„It is so much easier for those in power to destroy the world than to build a better one.” We asked one of Atlanta’s biggest gospel-punk bands, Algiers, about their latest album, the meaning behind the songs on it, and what to expect at the show on October 12th.

In February 2023, you released your fourth album under the name Shook. In recent years, several global social crises and problems have swept over humanity. How does the Shook title reflect on these? How is the name behind the album and all this related?

Shook is such a wonderfully layered term full of contradictions. It can express feelings of life-altering inspiration or love just as much as it can describe folks who live in fear or front like they’re hard.

Shook encapsulates the album’s focus on the bonds that help us confront and overcome the numerous personal crises we all face in our lives. We all get Shook and our people are the ones who help us get through this. It’s why we have so many collaborators and guests. The industry is so notoriously tough on creators – our mental health and our financial survival – that we felt it important to lean on our friends who are artists to help us get by.

The new album was made during the covid epidemic. This resulted in you being able to work together, in one place, in one studio. What was this process like? What was the extra benefit of being able to do it in a friendly home environment?

I think we enjoyed the process a little too much, ha ha, because it took us a long time to finish it. In all seriousness, it was such a healing moment compared to the experience of There is No Year and the resultant tensions this exacerbated within the group. We learned a ton and feel more confident than ever to ensure our music matches our creative ambition.

How has the album been received so far? What is the feedback?

To be honest, it is always difficult to gauge responses to our music. Most of our albums have been quote-unquote “critically acclaimed” but our material and spiritual lives have not changed much at all since our first album.

We’ve seen Dante Foley play a second drum kit at live shows. How did you come up with the idea of having two drummers at the same time? Will he come to Hungary with you?

Many of our favorite artists have used multiple drummers live: The Bad Seeds, Thee Oh Sees, Black Eyes, Cop Shoot Cop, and so many more. Dante is such an amazing fit for us too – we had to have them help us bring Shook to life.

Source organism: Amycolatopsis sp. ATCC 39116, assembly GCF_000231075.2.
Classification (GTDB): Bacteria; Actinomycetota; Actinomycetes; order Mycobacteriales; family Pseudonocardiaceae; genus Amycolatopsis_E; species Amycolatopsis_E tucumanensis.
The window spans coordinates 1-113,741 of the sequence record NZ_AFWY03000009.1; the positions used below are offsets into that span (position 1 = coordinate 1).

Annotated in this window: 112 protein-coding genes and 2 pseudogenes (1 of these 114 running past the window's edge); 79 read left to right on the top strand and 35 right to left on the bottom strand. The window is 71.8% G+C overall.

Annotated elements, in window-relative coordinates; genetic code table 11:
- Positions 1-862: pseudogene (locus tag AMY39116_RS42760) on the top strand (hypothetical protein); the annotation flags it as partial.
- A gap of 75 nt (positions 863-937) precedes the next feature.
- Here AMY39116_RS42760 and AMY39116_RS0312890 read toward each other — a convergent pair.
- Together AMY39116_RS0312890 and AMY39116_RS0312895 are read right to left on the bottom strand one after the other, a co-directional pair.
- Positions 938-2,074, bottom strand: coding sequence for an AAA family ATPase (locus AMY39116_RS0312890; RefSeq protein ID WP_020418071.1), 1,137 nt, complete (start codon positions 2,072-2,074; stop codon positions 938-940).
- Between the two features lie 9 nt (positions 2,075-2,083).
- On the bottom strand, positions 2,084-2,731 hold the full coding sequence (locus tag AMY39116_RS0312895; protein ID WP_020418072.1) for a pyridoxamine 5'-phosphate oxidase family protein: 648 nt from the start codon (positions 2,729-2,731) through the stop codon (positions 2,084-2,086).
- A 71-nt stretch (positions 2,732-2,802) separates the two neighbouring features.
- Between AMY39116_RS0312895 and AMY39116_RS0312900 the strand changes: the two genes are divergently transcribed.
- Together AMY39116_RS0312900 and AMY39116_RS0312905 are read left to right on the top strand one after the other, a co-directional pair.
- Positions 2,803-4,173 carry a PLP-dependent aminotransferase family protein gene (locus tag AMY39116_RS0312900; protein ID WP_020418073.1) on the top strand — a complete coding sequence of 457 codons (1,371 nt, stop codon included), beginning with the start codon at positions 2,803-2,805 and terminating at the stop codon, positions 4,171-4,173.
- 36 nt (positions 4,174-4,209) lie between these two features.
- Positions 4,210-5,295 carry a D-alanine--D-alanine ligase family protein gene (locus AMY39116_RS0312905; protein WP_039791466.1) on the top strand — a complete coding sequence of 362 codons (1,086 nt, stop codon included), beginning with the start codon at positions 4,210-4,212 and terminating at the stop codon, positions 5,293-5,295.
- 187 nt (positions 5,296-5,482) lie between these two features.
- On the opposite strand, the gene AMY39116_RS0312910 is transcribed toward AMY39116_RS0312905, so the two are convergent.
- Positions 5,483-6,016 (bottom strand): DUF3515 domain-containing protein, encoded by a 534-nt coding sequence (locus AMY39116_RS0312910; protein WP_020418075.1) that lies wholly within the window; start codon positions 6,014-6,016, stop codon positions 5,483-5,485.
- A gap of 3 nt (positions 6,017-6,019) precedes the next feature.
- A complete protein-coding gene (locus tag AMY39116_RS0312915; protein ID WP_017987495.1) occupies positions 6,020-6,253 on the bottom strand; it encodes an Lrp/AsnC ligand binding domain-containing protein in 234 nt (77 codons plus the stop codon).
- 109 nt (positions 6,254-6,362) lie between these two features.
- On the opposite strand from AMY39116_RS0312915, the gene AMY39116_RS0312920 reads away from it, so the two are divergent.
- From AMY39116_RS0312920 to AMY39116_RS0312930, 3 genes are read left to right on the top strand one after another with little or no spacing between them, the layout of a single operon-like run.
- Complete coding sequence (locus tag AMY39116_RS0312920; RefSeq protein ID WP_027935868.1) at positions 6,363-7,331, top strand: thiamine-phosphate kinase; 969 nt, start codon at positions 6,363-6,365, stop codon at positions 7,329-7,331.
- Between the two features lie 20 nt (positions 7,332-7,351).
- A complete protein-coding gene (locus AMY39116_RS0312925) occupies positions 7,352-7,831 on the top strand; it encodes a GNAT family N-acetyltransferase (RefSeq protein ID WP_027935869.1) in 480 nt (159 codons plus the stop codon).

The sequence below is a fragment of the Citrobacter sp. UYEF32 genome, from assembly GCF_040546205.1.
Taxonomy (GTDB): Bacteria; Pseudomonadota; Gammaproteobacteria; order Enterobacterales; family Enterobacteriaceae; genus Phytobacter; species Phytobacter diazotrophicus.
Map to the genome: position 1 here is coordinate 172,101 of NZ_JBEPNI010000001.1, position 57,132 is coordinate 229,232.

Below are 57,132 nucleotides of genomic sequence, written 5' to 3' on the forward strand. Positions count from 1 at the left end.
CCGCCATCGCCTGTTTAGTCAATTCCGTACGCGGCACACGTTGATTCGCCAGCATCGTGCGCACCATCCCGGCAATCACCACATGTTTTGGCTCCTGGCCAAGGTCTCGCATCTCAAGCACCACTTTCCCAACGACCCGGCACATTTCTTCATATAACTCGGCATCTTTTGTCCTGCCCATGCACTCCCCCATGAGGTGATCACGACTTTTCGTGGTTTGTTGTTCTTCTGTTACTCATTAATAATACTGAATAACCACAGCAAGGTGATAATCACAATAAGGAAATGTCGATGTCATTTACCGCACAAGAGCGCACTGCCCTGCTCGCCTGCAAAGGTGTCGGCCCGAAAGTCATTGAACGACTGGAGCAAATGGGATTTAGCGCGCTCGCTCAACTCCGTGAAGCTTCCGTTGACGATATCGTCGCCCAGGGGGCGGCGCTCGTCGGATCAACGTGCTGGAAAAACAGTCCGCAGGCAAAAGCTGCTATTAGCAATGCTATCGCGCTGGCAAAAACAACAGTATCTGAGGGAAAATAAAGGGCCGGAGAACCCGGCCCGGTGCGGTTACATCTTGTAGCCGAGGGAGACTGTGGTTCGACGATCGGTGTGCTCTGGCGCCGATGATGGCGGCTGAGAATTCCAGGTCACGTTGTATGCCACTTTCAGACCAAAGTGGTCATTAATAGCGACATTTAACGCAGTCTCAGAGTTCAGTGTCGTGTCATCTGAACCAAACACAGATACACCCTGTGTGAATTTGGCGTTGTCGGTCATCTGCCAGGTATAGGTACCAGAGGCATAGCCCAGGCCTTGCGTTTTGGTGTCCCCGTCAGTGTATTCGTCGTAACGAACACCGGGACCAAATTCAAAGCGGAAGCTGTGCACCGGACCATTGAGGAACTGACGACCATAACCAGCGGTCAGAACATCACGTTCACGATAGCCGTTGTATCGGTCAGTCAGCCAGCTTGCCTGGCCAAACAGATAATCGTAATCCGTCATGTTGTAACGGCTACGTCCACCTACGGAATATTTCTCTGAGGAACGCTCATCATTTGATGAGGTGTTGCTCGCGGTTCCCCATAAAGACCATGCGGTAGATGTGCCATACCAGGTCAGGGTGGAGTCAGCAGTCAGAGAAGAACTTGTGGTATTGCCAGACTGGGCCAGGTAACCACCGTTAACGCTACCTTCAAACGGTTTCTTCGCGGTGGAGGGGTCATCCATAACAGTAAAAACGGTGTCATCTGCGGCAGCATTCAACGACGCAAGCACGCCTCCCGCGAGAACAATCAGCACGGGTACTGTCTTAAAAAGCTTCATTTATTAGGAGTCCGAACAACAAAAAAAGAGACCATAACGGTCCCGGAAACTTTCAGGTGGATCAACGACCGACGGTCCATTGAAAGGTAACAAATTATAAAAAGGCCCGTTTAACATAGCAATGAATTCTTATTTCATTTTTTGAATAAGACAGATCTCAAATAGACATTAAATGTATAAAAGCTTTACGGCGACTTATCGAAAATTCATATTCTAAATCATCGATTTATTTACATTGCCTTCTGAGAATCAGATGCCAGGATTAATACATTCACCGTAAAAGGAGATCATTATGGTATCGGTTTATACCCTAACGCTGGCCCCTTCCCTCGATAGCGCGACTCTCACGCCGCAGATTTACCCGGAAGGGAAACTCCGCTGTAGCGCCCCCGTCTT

After a long time, you will be back to Hungary and perform on the Ship’s stage again. How does it feel to be back again? Are you guys excited about it? What can the audience expect this time? Are you prepared with any extra surprises?

Touring outside of the United States is really a fantastic experience. There is another level of care and attention given by promoters and spaces that makes even the smallest bands feel huge. A38 is super special. We still talk about our time there.

Every single Algiers show is different. That said, audiences can expect the same fiery, life-affirming energy they have come to expect from us.

In the song „Out-Of-Style Tragedy”, the track echoes the chanting of Sun Ra’s  (who also performed on A38 several years ago) song „Nuclear War” (Nuclear war… they’re talking about…). What is your relationship with this song? Maybe you’re conveying some kind of gesture to Sun Ra? Why does the nuclear war motif appear on Shook?

At its root, Shook is a record that experiments with a multitude of sampling techniques. We manipulated tape, chopped beats with samplers and even rebuilt entire samples from scratch. Ultimately we have always been about wearing our influences on our sleeve. We’re just as much influenced by punk rock as we are by spiritual jazz like Alice Coltrane and Sun Ra. In fact, you can hear a number of nods to this beautiful jazz throughout the album, such as on Green Iris. The record was also recorded in Philly, where Sun Ra lived for a time.

There is a track on the new album called “Irreversible Damage”. What do you mean by that, what are these in our world today? 

Irreversible Damage refers to the experience of and response to complex trauma. But like any element of our work it can have multiple – and sometimes contradictory – meanings. It also shares a title and thus  could present a strong critique to a vile, dangerous, misleading and shameful book that spouts transgender hate. Moreover, it is so much easier for those in power to destroy the world than to build a better one.